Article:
Fresh troubles in the offing for India’s basmati exports

India’s basmati exports to Iran have slumped as the Islamic nation has introduced a new set of standard for basmati rice imports. Iran is the largest importer of basmati rice from India and in the current fiscal the country is expected to import 10 lakh tonne of basmati.

Talking to ET, MP Jindal, president, All India Rice Exporters Association said: “Iran has revised their accepted level of arsenic in basmati rice from 150 ppm to 120 ppm (parts per million). Due to this change in the accepted level of arsenic, basmati exports to Iran has temporarily slumped. In addition, the documentation process has also become time consuming. These two issues have slowed down exports to Iran.” The rice trade will need time to reduce the arsenic content in basmati rice. In the meantime, exporters have become active to see that business with Iran does not suffer and so they have decided to take a delegation to Iran next month to sort out the issues with Iranian authorities. “We are hopeful that exports will resume from April. Iran is a major market for us,” said Jindal.

 

India is expected to export 40 lakh tonne of basmati rice in the current fiscal. Of this, 10 lakh tonne is expected to be imported by Iran and the rest 30 lakh tonne is expected to go to Europe and Saudi Arabia. “Next year, we are expecting to export around 43 lakh tonne of basmati rice,” said Jindal. Rising income levels in the Middle East have also helped boost demand for basmati rice, traders said.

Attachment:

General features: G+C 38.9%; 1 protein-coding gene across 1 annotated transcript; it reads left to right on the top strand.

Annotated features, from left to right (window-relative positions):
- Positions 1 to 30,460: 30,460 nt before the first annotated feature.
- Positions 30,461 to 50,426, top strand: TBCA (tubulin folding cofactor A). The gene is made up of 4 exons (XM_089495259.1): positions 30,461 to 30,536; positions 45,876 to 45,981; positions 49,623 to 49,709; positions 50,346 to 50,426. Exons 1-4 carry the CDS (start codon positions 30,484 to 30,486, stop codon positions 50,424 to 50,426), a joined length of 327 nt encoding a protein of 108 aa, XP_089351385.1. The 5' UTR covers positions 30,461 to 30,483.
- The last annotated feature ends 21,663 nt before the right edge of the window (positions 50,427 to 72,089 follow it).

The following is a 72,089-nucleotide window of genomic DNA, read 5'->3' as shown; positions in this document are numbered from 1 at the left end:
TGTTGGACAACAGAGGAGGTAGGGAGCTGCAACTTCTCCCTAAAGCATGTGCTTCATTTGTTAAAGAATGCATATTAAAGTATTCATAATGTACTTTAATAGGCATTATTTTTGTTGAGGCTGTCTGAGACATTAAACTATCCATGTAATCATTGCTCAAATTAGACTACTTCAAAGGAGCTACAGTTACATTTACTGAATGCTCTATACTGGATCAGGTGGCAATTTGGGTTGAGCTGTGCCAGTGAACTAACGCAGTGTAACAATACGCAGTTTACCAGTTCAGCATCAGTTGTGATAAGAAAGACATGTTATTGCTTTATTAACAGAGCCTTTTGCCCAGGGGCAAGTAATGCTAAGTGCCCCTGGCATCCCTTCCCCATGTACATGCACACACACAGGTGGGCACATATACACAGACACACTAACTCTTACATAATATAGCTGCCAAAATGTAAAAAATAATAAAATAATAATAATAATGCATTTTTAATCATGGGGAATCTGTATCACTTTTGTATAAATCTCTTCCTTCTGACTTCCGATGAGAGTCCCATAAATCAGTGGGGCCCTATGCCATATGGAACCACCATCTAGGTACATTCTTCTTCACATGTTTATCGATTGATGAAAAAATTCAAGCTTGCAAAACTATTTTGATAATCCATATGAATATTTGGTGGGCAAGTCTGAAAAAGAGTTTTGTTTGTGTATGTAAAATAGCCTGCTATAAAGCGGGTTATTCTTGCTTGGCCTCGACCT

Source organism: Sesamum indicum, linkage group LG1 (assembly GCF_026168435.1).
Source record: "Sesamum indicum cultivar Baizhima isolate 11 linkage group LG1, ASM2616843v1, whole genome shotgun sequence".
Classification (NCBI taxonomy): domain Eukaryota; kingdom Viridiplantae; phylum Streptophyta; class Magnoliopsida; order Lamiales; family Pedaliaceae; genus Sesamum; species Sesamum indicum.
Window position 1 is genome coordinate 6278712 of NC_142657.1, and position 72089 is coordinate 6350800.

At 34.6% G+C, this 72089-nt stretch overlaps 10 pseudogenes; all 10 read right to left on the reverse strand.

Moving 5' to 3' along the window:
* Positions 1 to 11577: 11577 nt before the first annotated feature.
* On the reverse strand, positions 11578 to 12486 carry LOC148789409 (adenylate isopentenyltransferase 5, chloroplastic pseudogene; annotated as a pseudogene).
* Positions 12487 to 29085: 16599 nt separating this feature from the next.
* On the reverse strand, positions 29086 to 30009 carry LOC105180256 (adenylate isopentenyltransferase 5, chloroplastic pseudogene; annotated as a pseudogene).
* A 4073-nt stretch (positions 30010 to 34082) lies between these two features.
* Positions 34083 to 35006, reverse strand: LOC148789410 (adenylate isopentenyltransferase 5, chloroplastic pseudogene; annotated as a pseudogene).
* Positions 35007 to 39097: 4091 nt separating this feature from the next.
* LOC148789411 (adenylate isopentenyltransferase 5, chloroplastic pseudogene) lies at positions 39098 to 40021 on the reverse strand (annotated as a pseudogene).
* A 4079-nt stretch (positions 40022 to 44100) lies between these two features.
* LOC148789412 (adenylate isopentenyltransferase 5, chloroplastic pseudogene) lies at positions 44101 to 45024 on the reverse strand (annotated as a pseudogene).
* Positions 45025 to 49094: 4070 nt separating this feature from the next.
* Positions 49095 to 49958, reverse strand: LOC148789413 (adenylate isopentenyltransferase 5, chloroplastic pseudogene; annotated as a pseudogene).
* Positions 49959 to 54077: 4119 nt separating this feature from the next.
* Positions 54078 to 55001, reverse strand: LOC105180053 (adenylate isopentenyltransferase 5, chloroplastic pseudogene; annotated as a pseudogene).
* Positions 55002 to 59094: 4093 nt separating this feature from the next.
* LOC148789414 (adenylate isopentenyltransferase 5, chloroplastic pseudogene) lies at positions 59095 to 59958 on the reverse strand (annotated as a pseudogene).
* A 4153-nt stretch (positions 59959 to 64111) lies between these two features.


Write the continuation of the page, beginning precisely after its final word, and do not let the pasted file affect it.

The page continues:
The total rice exports from India is expected to be around 100 lakh tonne in the current fiscal. The international price of basmati is at $1,450 per tonne in the current fiscal compared to $1,100 per tonne in 2012-13. In rupees, prices are in the range of .`5,400 to 6,200 per quintal compared to Rs2,500 to 3,500 per quintal in 2012-13.

Earlier, Western sanctions forced India to trim oil purchases from Iran but the latter remained a loyal and large customer. As sanctions stalled dollar payments in 2012, Iran started settling part of its oil debt in rupees and Iran was making use of rupee transactions to buy goods from India.

The rupee trade gave India an edge over other rice suppliers such as Pakistan which do not have such huge debts with India. This enabled India to establish a near monopoly in exports. Jindal also pointed out that brown basmati rice is gaining ground in EU. “Better marketing and consumer awareness is driving brown basmati sales. However, it will be difficult for us to give the numbers now. But definitely the segment is growing,” the AIREA president added.

Source : economictimes.indiatimes.com

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